What are your warning signals to slow down?

We explored this question as part of a workshop on resilience recently.

So often we plough on because there is “too much to do”, “too many plates to spin” … “no time to stop…” Sound familiar? 

The thing is, keeping going when we have exceeded our own resilience threshold is counterproductive. Our bodies get fuelled with the stress hormone cortisol. Whilst some stress is good for us (it gets us focused and energised), too much can leave us feeling distressed, frustrated, snappy, forgetful, overwhelmed (insert what happens to you!) and rather unproductive. Then, when we do finally stop, we wonder why we are utterly exhausted /ill/hit burnout.  Our bodies tell us even when we try to override our minds. 

The truth is, being busy doesn’t always equal productive.  A Stanford university study* showed we are no more productive doing a 70-hour week than a 55-hour one.

If you find making time to stop a challenge, you are not alone. Only 8% of us feel we always show the same levels of kindness to ourselves as we would to others without any sense of guilt**

So, what do we recommend? 

  1. Start by getting in tune with your own mind and body. Notice what tips you beyond stretched into distressed. Is it a particular kind of activity, a time of day, the company you are in. What happens to you? How do you act and what is it you are feeling? Where in your body is this showing up?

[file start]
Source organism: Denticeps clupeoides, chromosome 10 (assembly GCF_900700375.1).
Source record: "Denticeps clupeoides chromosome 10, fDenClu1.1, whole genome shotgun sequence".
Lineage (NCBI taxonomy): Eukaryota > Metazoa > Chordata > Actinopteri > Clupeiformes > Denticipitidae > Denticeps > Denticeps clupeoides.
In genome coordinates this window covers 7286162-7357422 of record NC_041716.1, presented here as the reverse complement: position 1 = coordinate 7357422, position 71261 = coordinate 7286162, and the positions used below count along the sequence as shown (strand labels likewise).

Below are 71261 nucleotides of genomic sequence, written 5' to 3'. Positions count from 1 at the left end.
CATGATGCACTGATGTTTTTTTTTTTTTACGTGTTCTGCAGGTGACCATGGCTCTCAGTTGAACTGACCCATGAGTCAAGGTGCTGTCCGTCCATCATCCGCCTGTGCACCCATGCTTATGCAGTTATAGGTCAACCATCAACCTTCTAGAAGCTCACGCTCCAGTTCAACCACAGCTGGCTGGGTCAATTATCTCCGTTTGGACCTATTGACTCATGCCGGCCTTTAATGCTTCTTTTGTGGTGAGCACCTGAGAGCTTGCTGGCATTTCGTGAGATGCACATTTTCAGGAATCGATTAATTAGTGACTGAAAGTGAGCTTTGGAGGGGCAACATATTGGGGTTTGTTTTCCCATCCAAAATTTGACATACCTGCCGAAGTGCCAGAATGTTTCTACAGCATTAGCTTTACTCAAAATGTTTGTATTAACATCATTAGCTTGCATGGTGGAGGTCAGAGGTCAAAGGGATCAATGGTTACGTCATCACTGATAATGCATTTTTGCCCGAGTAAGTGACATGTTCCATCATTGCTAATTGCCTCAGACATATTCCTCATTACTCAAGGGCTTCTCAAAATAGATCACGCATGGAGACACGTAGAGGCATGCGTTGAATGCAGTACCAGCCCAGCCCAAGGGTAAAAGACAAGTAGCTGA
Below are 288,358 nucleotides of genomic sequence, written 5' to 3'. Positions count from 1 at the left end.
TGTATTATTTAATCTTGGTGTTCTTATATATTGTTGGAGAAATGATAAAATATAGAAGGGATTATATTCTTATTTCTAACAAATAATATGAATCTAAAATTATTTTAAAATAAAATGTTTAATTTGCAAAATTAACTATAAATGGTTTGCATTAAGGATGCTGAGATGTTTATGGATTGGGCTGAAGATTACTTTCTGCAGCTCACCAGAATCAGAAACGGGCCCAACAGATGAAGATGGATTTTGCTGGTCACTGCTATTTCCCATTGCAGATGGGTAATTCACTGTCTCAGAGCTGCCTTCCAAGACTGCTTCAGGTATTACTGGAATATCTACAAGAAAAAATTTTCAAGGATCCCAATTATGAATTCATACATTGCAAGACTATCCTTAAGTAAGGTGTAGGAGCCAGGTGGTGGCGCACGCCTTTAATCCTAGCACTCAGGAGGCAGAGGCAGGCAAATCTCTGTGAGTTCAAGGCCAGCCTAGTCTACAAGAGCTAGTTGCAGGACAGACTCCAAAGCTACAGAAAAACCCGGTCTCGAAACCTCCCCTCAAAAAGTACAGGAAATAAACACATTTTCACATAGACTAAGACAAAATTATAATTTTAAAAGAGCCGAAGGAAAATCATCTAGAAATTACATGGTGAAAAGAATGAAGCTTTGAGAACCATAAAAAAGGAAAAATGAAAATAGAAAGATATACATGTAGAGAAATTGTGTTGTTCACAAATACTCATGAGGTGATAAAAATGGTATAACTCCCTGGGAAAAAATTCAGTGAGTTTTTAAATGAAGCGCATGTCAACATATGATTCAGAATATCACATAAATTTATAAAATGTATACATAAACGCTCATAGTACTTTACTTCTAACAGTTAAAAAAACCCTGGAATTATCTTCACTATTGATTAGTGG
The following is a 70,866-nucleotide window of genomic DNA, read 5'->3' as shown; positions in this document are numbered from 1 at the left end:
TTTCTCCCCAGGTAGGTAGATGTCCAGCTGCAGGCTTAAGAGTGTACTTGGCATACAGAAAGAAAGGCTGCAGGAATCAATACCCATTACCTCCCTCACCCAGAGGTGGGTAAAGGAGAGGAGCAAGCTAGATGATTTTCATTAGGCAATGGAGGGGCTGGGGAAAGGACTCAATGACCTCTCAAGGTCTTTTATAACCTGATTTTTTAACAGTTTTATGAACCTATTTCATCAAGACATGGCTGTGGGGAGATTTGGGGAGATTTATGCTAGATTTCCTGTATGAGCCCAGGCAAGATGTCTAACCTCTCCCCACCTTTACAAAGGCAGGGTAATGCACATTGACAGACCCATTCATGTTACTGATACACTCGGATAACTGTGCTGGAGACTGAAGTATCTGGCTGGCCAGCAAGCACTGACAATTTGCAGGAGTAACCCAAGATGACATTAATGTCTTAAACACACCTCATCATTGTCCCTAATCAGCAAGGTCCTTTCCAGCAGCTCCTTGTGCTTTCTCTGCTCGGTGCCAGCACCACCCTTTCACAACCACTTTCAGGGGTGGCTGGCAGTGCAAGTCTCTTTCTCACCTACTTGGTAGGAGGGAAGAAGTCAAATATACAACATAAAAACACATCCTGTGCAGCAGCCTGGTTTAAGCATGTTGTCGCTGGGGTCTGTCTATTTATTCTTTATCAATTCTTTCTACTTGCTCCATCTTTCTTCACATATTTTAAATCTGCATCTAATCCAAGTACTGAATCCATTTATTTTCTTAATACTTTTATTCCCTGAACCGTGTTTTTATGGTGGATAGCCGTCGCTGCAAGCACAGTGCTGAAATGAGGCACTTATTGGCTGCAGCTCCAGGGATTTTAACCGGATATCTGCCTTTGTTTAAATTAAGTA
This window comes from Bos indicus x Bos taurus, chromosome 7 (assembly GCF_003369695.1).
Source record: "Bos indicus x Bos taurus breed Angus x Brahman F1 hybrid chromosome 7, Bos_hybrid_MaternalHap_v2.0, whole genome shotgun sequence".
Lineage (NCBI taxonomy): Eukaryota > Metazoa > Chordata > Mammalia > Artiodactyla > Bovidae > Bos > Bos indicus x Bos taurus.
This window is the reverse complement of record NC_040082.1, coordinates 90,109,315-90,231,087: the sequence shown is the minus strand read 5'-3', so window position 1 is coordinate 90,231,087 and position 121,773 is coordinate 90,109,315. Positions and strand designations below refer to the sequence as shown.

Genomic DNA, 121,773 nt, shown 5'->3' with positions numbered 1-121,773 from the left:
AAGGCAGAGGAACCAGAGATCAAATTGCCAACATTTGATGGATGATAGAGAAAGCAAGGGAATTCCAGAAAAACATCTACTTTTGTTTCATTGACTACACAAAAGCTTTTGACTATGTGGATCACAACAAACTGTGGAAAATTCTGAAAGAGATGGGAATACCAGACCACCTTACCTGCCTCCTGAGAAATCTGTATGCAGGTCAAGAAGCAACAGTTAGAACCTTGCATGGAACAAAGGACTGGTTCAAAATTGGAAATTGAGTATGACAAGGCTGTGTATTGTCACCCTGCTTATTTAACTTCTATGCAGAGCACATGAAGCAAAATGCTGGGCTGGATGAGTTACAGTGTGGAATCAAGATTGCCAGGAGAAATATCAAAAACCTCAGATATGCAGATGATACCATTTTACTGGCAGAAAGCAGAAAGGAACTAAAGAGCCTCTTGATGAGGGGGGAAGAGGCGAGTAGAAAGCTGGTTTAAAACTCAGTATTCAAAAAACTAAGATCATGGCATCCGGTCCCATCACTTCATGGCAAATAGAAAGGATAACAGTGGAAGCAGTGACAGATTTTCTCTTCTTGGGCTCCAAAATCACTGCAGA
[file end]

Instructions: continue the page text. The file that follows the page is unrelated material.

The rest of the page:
It looks different for everyone. Become aware of what it is for you so you can be pro-active about putting things in place to mitigate their impact (see point 2)

  • Work on your resilience muscle. Here are 2 of our favourites: –
    • Re-write your story. When we feel stressed, we lose perspective. Ensure your perceptions align with reality by checking out the accuracy of your automatic thinking. “Will the world really fall apart if this deadline is moved?”. Try writing down your beliefs or talking them through with someone you trust.  Brené Brown describes this as writing “your sh**ty first draft”. Notice how many assumptions you might be making.  It’s a great way to objectively look at what’s going on before taking action
    • Get moving. This releases serotonin, the chemical that we associate with happiness and one of the most important chemicals for resilience. We love The Serotonin Twist from The P. I. Institute. Twisting your body from side-to-side floods your body with serotonin – as by the way does eating a banana or a bit of dark chocolate!

Resilience matters because it gives us the capacity to recover quickly from difficulties and to understand when we simply need to stop and take time to recharge our batteries.

If we are to create workplace cultures where everyone can thrive and grow, we need to prioritise building our resilience and support our colleagues to grow theirs. 

Get in touch to find out more about how we are supporting our clients to work on their resilience muscle.

*Stanford University Study 2006

*CC Diagnostic research Mar 2022

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